Giving Compass’ Take:
• Peter L. Scher explains that a collaboration between public, private, and philanthropic partners in Detroit led to the creation of the Strategic Neighborhood Fund: a model of revitalization that has brought about significant economic change.
• How can other cities adopt this type of model? Which cities are most in need of a program like this?
• Read about how rural areas also benefit from city revitalization.
Imagine a bustling downtown filled with inviting shops, restaurants, and happy patrons. Just a few blocks away sit neighborhoods with dilapidated houses, buildings, and vacant lots, high unemployment and high poverty rates.
This situation is urgent, but thankfully there is hope: American cities are excellent laboratories for innovation. And no city better reflects this than Detroit.
Since 2014, we have been working closely with Mayor Mike Duggan and community leaders to solve some of Detroit’s most pressing issues. All of our work—from creating a trained workforce to revitalizing neighborhoods to boosting small business expansion—follows a strategy of inclusive growth that strengthens the economy by helping existing residents.
In 2016, public, private, and philanthropic partners jointly developed the Strategic Neighborhood Fund (SNF), an initiative that brings together community developers and private, philanthropic, and public capital to help distressed neighborhoods.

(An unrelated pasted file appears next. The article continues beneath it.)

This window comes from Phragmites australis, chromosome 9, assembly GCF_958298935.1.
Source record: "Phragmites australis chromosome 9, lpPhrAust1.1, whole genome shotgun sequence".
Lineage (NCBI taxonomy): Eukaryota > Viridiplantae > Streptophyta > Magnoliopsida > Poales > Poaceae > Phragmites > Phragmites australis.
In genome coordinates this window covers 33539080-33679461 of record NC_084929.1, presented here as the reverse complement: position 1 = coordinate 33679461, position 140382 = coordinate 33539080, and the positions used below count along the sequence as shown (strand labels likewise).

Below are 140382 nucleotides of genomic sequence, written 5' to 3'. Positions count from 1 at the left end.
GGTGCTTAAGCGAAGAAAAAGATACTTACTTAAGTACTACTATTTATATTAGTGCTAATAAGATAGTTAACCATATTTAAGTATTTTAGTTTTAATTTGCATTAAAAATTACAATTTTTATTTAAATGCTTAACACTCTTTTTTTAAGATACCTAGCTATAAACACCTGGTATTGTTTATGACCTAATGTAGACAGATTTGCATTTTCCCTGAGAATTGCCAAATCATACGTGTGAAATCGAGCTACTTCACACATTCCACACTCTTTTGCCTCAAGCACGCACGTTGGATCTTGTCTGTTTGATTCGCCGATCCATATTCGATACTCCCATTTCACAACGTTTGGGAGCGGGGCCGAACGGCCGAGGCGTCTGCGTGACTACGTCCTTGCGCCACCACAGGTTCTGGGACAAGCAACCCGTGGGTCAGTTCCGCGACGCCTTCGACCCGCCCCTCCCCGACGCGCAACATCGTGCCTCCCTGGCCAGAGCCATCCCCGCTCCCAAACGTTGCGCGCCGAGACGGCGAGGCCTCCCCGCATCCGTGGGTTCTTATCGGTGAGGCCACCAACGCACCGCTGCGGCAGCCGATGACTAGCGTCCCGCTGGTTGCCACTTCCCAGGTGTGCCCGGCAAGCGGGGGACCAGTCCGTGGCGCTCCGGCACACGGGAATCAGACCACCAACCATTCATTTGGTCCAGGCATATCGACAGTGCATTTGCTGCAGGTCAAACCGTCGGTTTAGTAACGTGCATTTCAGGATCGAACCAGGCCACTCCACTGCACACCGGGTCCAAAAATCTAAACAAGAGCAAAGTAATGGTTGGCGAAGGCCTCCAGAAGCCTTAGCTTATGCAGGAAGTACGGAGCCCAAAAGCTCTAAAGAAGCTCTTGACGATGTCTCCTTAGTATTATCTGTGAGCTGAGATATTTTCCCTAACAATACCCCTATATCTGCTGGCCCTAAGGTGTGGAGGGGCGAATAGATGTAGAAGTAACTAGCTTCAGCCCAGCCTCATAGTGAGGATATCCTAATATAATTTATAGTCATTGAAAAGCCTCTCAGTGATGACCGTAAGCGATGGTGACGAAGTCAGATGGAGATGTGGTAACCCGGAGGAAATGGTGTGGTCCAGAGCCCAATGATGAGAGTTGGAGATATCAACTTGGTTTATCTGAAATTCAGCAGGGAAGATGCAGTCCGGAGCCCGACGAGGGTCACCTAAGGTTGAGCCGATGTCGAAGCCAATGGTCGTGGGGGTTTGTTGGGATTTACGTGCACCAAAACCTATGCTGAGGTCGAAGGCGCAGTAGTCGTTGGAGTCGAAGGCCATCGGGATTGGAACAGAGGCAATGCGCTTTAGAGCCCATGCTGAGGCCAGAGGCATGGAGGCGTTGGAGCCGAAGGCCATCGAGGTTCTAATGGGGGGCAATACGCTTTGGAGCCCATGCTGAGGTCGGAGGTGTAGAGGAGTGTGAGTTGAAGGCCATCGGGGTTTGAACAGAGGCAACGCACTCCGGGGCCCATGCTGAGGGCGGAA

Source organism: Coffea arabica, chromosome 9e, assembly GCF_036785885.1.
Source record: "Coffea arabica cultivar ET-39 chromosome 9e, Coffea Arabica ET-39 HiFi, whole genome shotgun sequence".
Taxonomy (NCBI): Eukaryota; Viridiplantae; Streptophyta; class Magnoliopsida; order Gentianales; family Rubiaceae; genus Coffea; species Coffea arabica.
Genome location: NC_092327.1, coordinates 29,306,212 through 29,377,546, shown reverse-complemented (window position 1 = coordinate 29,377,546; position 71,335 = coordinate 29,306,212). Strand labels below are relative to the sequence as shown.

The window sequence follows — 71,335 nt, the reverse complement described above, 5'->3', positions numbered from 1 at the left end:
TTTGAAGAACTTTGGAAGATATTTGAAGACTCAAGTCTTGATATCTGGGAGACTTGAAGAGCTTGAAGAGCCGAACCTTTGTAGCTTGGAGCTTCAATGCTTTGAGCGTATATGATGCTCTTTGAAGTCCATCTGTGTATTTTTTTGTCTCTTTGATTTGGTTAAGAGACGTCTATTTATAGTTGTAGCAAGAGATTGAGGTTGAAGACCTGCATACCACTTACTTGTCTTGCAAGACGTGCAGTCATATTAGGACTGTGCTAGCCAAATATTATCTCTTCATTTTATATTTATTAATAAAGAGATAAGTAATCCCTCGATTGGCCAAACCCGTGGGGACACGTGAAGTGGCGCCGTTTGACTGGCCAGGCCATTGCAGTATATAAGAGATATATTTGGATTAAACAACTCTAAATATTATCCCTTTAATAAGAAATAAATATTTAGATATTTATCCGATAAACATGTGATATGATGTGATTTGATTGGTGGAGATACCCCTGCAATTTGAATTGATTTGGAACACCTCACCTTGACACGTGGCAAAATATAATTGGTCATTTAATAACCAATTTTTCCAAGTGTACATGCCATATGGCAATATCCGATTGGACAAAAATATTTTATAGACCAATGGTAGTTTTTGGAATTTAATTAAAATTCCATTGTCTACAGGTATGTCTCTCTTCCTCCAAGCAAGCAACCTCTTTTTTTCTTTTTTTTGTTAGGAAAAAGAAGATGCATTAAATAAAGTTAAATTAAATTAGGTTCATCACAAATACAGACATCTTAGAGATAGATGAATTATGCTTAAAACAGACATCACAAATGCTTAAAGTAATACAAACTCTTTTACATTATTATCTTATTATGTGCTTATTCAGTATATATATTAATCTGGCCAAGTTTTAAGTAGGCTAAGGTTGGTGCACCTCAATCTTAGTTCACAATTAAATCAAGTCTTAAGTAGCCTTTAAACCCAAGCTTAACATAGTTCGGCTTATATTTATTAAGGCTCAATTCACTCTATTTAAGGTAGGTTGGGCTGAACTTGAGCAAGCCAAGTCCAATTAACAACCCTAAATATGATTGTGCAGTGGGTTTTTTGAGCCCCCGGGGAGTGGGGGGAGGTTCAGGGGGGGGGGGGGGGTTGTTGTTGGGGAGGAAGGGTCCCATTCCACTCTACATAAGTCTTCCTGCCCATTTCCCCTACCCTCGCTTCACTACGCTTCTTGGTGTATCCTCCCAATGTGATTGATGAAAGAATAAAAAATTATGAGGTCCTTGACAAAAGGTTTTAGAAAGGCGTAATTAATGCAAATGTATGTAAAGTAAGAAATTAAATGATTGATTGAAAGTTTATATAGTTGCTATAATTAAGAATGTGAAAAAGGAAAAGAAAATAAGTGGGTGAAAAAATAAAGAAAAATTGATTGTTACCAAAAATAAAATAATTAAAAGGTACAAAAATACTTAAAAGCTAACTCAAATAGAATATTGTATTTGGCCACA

Over the past two years, the SNF has been using funds to build commercial and residential real estate, preserve and add more affordable housing, and enhance community infrastructure and services such as pedestrian lighting, safer street crossings, park improvements, bike-share lanes, and the removal of blighted homes.
Boosting growth of small businesses, particularly those owned by minority entrepreneurs, has also been a critical part of our approach to neighborhood revitalization.
The Entrepreneurs of Color Fund—facilitated by the Detroit Development Fund, with funding from JPMorgan Chase and the W.K. KelloggFoundation—provides low-cost loans and access to technical assistance to people who can’t obtain traditional forms of capital. This fund has been so successful that in 2018 it attracted new investors, tripling in size to $18 million and recently expanding to San Francisco, Chicago, and the South Bronx.
Read the full article about Detroit’s urban renewal by Peter L. Scher at Fortune.
Since you are interested in Human Services, have you read these selections from Giving Compass related to impact giving and Human Services?
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